For sure. We could point to any number of places on the globe where human rights are routinely abused that most people have hardly heard of. We only ever discuss a minor sampling of them here on :ff:. The reasons why people pick up certain causes and not others are sociologically and historically contingent. That doesn't mean the causes themselves are questionable, though.
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  #32  
Old 04-07-2008, 11:42 PM
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Default Re: protestors on the golden gate bridge

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Originally Posted by godfry n. glad View Post
As for "autonomous"...China would tell you that they provide that....already. (Xinjiang is an "Autonomous Region", too. I don't see any "Free Turkestan" banners anywhere....why's that?)
Well, that's because the Uighurs are Muslim.

However, the claim of autonomy and the practice of autonomy in Xinjiang are two vastly different things, and in practice the Chinese are doing anything and everything they can to supress Uighur nationalism for—what else?—the oil and natural gas.

A "Free East Turkestan" banner would be a nice thing to see once in a while.
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  #33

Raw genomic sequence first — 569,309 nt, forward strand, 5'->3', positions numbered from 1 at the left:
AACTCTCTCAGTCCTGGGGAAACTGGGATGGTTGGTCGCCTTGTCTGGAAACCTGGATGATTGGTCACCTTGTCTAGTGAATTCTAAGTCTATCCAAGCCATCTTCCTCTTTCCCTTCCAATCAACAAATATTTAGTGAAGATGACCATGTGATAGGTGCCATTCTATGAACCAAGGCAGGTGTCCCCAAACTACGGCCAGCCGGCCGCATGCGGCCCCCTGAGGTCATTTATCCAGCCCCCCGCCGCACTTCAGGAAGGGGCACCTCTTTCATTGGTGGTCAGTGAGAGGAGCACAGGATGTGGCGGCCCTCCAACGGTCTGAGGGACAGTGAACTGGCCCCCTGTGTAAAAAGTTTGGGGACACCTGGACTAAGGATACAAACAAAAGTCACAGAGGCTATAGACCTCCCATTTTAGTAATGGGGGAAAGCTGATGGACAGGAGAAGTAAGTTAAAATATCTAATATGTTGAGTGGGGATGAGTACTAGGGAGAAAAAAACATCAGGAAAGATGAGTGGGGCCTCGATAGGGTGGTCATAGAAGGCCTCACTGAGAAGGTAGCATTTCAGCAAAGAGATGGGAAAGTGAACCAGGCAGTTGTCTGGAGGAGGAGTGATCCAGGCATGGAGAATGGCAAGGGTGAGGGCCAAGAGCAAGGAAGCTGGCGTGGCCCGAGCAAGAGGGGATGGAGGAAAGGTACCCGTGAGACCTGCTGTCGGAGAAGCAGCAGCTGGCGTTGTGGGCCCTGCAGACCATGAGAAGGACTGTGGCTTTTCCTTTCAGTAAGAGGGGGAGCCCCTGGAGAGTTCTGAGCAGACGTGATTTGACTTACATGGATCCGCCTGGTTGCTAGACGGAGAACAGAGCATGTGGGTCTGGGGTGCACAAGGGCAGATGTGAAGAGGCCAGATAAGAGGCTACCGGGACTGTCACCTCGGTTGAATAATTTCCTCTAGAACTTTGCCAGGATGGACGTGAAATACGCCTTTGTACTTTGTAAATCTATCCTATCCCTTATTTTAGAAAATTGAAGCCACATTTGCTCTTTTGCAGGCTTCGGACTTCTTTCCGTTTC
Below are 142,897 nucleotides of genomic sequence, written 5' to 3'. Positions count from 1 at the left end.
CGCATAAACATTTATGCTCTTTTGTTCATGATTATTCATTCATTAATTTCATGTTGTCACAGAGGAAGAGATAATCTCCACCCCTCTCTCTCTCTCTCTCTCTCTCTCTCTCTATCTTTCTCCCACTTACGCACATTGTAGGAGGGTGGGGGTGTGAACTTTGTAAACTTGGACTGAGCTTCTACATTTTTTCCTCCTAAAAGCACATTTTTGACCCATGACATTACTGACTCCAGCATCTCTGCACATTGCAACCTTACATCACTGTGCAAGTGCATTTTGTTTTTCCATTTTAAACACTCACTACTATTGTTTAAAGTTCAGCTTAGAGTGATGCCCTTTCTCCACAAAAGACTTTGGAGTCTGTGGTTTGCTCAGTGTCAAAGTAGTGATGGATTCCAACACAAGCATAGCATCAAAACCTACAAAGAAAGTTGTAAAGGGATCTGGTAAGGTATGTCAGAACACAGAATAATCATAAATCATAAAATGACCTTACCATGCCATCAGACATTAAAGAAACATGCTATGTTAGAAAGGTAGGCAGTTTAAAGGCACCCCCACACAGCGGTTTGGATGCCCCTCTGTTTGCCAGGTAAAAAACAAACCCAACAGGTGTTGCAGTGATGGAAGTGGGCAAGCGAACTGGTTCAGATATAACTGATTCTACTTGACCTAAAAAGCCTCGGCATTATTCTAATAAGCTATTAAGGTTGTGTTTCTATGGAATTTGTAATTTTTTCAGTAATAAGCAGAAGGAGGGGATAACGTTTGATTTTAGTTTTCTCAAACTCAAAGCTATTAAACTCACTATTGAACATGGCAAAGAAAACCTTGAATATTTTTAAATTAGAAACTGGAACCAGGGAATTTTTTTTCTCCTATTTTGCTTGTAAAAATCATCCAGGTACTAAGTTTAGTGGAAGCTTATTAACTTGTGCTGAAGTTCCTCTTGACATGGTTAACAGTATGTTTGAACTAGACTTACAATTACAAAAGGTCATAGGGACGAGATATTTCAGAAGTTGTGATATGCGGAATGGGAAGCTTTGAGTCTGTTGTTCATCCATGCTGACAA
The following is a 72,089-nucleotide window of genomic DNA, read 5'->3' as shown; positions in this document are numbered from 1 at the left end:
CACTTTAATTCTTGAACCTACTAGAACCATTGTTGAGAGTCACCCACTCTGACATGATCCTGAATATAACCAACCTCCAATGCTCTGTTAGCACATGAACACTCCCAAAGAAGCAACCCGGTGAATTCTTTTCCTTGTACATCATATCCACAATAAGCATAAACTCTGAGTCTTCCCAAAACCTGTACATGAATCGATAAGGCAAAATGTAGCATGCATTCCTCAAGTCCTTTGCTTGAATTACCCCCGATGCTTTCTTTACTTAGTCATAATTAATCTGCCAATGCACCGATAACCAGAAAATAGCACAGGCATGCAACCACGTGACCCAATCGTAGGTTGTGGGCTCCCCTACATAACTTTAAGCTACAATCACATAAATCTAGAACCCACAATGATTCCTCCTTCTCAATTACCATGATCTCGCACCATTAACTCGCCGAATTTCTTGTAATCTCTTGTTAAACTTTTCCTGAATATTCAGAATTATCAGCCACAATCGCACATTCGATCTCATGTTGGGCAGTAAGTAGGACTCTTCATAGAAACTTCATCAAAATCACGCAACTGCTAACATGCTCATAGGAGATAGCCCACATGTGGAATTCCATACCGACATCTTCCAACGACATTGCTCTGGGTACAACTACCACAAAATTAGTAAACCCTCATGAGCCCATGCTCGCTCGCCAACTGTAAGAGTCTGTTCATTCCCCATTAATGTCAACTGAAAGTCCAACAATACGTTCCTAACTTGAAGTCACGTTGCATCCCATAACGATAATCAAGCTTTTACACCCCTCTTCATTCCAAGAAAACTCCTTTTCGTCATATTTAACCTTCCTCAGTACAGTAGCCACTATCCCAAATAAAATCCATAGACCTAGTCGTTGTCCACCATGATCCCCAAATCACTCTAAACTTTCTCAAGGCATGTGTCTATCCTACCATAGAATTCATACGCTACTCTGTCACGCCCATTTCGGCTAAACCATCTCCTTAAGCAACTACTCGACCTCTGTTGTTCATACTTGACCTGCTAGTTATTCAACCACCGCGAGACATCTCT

Old 04-08-2008, 12:18 AM
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Default Re: protestors on the golden gate bridge

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The Olympic games (with all it's faults) is a great world unifying dream.
I've honestly never understood this. What is so great and unifying about the damn Olympics?

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did you forget where i work while surfing the forums to find people to insult to feel better about your horrible little self?
Trying to parse this is fun.
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  #34  
Old 04-08-2008, 12:33 AM
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Default Re: protestors on the golden gate bridge

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Quote:
Originally Posted by godfry n. glad View Post
As for "autonomous"...China would tell you that they provide that....already. (Xinjiang is an "Autonomous Region", too. I don't see any "Free Turkestan" banners anywhere....why's that?)
Well, that's because the Uighurs are Muslim.

However, the claim of autonomy and the practice of autonomy in Xinjiang are two vastly different things, and in practice the Chinese are doing anything and everything they can to supress Uighur nationalism for—what else?—the oil and natural gas.

A "Free East Turkestan" banner would be a nice thing to see once in a while.
Yeah, returning Autonomy in Tibet has about the same ring as bringing democracy and freedom to Iraq.

That said, why is it that the intervention of China is seen as anything other than reclaimation of regions of China alienated by the colonial ventures of western powers? - In this case, Britain and the US. China claimed Tibet as part of the empire of China before the British interlopers forced the Tibetans at gunpoint to open their doors and claim autonomy from China. Of course, this was the same time that the Brits were flooding China with opium, bringing chaos to Chinese international accounts and social structure.